The sound of divisi brass played for long periods can be a tiring process for the listener. The arranger should combine judicious portions of unison, duets, trios,and quartets with full brass tutti passages for needed variety.

There are many ways to achieve variety in arranging for the brass section. Here are some examples of scoring for brass that I have used effectively in the studios with professional musicians.

Example 2 illustrates a “cascading” or “peeling-off ‘ effect that builds to a crescendo resulting in a four-note cluster in the trumpets. The trombones are voiced in close position, over a Gb pedal-point, and provide a solid background underneath the active lines played by the trumpets. The trumpet players must have particularly good musical ears to be able to play clusters in tune.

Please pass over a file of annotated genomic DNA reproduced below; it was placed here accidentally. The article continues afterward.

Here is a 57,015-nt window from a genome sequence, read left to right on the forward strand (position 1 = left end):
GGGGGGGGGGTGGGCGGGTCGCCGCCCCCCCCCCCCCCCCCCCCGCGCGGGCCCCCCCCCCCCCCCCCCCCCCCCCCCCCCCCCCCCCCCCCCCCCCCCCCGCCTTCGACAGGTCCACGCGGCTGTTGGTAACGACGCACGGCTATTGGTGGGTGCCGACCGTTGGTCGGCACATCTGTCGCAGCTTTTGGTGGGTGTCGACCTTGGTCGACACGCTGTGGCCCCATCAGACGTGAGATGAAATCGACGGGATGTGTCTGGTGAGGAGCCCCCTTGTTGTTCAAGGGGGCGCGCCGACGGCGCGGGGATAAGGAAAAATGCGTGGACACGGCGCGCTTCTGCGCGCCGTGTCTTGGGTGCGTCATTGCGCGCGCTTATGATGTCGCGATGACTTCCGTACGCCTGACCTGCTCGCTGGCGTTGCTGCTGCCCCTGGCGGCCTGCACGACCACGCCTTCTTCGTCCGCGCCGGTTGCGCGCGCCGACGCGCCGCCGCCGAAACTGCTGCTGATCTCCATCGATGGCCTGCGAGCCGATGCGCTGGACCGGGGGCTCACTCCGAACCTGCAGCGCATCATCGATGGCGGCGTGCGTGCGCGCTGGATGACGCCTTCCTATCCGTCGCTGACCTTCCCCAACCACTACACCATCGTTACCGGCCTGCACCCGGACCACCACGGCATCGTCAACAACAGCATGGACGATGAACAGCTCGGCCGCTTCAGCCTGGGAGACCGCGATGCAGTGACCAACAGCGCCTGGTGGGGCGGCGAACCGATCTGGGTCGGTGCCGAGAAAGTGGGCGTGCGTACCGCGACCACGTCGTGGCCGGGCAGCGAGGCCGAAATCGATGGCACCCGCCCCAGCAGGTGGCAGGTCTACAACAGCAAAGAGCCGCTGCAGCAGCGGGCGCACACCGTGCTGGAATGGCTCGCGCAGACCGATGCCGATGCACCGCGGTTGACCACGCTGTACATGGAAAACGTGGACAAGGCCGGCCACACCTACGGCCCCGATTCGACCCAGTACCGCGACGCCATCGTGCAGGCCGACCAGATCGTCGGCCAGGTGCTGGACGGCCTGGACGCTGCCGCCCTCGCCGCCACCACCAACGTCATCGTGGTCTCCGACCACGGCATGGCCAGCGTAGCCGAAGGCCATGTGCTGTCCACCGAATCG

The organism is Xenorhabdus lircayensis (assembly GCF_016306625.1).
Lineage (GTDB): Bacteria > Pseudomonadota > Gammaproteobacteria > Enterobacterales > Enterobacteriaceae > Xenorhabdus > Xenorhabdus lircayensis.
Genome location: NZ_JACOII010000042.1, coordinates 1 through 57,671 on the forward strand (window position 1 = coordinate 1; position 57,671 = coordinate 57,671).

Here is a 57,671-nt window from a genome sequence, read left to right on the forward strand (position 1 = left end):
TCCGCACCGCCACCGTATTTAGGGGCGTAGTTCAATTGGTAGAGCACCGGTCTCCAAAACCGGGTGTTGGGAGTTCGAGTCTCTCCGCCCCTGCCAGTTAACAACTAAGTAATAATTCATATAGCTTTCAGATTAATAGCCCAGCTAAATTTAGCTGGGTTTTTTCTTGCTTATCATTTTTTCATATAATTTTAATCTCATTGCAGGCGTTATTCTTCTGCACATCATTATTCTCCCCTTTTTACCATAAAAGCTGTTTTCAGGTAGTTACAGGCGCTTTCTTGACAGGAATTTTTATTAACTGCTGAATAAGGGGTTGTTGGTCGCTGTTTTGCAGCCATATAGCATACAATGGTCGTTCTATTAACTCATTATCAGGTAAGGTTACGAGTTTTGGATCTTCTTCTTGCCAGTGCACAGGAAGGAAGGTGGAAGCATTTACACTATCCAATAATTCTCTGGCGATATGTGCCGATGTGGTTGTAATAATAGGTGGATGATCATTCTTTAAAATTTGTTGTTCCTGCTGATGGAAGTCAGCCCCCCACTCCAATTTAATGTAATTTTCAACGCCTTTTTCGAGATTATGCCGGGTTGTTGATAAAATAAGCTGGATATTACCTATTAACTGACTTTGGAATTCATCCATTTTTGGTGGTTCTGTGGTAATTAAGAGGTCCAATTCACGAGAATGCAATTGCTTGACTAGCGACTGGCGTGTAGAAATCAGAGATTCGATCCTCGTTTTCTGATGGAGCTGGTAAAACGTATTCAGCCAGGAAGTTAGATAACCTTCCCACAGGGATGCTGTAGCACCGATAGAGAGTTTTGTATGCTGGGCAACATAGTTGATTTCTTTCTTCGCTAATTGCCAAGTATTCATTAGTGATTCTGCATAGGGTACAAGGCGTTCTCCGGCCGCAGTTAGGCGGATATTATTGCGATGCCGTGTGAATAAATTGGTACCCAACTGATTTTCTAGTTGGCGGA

Example 2. Cascading Trumpets

Another “peeling-off ” effect, voiced for six brass, producesa cumulative crescendo, and can be seen in Example 3. Notice how the lean texture at the beginning intensifies as more voices are added to create a natural crescendo.

Observe that the second and third trumpets play in unison. I prefer to voice trumpets in unison when their tessitura lies within the staff. I could have given the first trombone part to the second and third trumpets, but I like the sound of the trombone in that particular range.

Either choice would have worked satisfactorily. Notice that each instrument enters on a different beat of measure one, thus staggering the entrances. The resulting build up of the phrase is a bit like the “terraced dynamics” used by the Baroque composers. (Instead of forcing more air through the instrument, to create a crescendo, they simply added more instruments).